I tend to cringe when I hear the phrase, “Being an example.” Maybe it’s because I liken the phrase to having to maintain an image, a position at work, or role in a family. Parents, what kind of example are you to your children? Take a minute to think about this. 

Romans 3:10 states, “There is none righteous, no, not one.” Later, verse 22 and 23 state, “Even the righteousness of God, through faith in Jesus Christ, to all and on all who believe. For there is no difference; for all have sinned and fall short of the glory of God.” 

You and your children both sin. There is no difference. Therefore you both have the same need, righteousness of God. At best, parents are an example of ‘need for righteousness’ and at worst ‘examples of sin’. 

Parents may mainly function as examples of morality too. When parents function mainly out of morality then they tend to hide their own personal sin struggles with their children (sometimes with each other too). A child may see their parent(s) as someone they hide from when morality is the main example displayed; and, when a child does wrong, the parents may come off as surprised. The focus is more on the child’s wrongdoing than their (child’s) need for righteousness. 

Parents who function mainly as examples of sin tend to function as examples of morality as well. For example, when a child does something wrong then this parent may be quick to speak, slow to listen, and quick to get angry. In other words, the parent sins against his child while disciplining ( i.e. addressing morality). The focus is more on the child’s wrongdoing than your (parent’s) need for righteousness. 

Parents who function mainly as examples of need for righteousness will function as an example of sin and morality to their children too. Need for righteousness implies that you will be an example of sin and morality. For instance, you display repentance of self-righteousness more than self-righteousness; and you display repentance of sin in your life more than displaying sin in your life. Repentance and relationship with God go hand-in-hand. For example, when a child does something wrong, you can empathize, you can listen. You are now building a relationship with your son in the midst of discipline. God does not forsake you in discipline because he sees the righteousness of Christ on you, parent. Therefore you don’t forsake your son in the midst of discipline (i.e. being an example of need for righteousness). Now, the focus is on the child’s wrongdoing and on his need for righteousness.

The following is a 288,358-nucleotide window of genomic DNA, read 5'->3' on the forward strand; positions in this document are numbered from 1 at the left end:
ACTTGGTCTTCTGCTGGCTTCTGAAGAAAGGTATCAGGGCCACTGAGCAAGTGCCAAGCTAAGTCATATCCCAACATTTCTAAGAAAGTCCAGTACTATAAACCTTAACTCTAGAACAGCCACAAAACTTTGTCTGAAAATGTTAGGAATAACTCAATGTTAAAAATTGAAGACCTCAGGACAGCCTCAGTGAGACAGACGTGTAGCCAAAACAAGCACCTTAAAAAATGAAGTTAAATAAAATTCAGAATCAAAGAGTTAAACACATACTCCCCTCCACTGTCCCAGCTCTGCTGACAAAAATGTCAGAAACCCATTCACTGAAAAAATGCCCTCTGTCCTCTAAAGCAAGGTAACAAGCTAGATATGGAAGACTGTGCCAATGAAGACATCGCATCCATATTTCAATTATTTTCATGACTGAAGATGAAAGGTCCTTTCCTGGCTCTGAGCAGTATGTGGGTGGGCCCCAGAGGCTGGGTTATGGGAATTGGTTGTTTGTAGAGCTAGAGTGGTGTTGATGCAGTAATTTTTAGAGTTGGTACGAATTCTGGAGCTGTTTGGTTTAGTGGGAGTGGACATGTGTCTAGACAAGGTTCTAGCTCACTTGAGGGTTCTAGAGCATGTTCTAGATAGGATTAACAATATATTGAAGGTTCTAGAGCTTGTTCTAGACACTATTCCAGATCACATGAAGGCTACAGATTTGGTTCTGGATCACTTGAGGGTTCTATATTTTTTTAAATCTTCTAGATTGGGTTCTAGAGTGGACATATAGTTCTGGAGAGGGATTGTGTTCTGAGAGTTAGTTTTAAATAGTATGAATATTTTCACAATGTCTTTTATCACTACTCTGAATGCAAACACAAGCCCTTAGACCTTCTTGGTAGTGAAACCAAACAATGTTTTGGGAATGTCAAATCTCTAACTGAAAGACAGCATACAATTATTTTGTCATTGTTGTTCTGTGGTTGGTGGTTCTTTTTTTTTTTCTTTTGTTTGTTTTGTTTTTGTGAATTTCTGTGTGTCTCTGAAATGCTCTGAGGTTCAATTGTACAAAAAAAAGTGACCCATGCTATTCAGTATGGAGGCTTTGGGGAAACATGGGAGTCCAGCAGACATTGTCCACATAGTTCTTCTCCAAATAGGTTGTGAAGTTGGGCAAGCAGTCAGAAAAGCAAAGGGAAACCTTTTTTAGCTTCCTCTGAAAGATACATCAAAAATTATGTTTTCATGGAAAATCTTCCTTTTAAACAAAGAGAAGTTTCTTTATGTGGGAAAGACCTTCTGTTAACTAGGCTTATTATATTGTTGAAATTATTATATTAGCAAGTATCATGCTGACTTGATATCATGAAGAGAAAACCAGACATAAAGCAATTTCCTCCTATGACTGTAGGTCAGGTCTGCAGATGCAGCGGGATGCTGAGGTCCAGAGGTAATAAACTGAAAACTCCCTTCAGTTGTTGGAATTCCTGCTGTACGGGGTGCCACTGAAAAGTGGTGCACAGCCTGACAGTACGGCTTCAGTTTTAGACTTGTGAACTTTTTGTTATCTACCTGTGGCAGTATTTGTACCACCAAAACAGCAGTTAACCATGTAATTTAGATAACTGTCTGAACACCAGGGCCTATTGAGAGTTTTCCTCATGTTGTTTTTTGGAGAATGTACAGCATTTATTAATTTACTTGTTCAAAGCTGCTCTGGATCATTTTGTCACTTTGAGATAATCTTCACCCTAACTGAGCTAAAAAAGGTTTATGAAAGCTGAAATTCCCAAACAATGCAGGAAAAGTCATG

Questions to consider:

  1. Which example does my spouse tend to think I function more out of: morality, sin, or need for righteousness?
  2. Which example do my children to tend think I function more out of: morality, sin, or need for righteousness?